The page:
We in IT want to be more influential in our organizations. We think our influence is insufficient in an era when technology is ubiquitous and essential to every organization. But despite our desire to wield more influence, we are not clear on what influence is. Given that confusion, we pursue influence in all the wrong ways.
I made this realization recently, when a group of 70 CIOs and IT directors gathered for a half-day seminar I gave on the topic of "Overcoming the IT Influence Deficit." I decided to test our common understanding of the subject matter. Even in this group of very smart, senior technical leaders, all of whom had chosen to attend a seminar on influence, definitions were all over the map.
The biggest confusion for these leaders was that they couldn't separate the concepts of power and influence. For them, the two were fuzzily overlapping. Loosely, they thought about power as making people do what you want and influence as persuading people to do what you want when you don't have (or choose not to exercise) power. In other words, they thought of power and influence as just alternate ways to get people to do your bidding.
But these ideas are really completely distinct. Influence is not merely a softer form of power. They operate completely differently. So it's no wonder our approaches often fail.
Power is very simple at its core. It is one person's ability to affect the behavior of another.
For example, if you are called to jury duty, the judge has the power to compel your attendance. If you don't show up, she can issue a bench warrant for your arrest. She can coerce you, unconcerned about why you chose to comply.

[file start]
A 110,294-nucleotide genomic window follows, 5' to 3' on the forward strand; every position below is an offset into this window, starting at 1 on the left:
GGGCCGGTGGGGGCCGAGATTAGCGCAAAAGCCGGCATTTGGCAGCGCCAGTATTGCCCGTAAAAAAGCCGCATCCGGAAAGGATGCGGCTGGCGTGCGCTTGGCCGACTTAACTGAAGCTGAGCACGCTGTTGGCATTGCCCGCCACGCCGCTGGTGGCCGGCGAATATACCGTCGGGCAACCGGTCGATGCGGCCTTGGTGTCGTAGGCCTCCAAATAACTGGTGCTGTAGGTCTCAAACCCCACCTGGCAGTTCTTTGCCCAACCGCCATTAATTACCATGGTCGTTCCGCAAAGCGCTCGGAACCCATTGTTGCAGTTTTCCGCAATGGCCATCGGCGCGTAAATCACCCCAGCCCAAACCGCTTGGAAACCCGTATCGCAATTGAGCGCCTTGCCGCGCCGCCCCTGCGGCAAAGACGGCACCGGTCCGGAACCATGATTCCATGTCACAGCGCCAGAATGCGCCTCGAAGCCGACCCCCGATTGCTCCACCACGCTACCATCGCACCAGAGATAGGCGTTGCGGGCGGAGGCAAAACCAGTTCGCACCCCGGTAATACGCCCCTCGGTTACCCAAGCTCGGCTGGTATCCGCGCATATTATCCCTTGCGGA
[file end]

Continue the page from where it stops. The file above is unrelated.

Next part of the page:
Influence is also very simple. But it involves one person's ability to affect the inner experience of another person, to change how the other person thinks and what he believes and, most importantly, what he feels.
Influence does not operate directly on behavior. If someone changes his behavior because his inner experience was changed by an influential person, that change is a secondary effect. So if you show up for jury duty, you might have to listen to two lawyers attempt to influence the way you think about the case being tried. They have no power to coerce you and the other jurors to vote one way or another once your deliberations begin. They attempt to change your inner experience with facts, logic and emotion in hopes that you will see the case in a way that is to their client's advantage.
A lawyer who isn't influential isn't going to be very successful in his calling. More and more, I'd say the same is true for IT professionals. But I think we see the things that we can do to influence others as being manipulative, and we generally don't like the idea of manipulating others' feelings, positively or negatively. We think that other people's inner experiences are their own business and that we should only need facts and logic to influence them. But as numerous studies have shown, decision-making is primarily emotional, not logical, so our approach often fails.
If we want IT to become more influential, our first step will be to accept that it requires that we become willing and able to change how our business partners feel. And that will require overcoming our own emotional resistance to influencing their emotions.
Paul Glen, CEO of Leading Geeks, is devoted to clarifying the murky world of human emotion for people who gravitate toward concrete thinking. His newest book is 8 Steps to Restoring Client Trust: A Professional's Guide to Managing Client Conflict. You can contact him at firstname.lastname@example.org.
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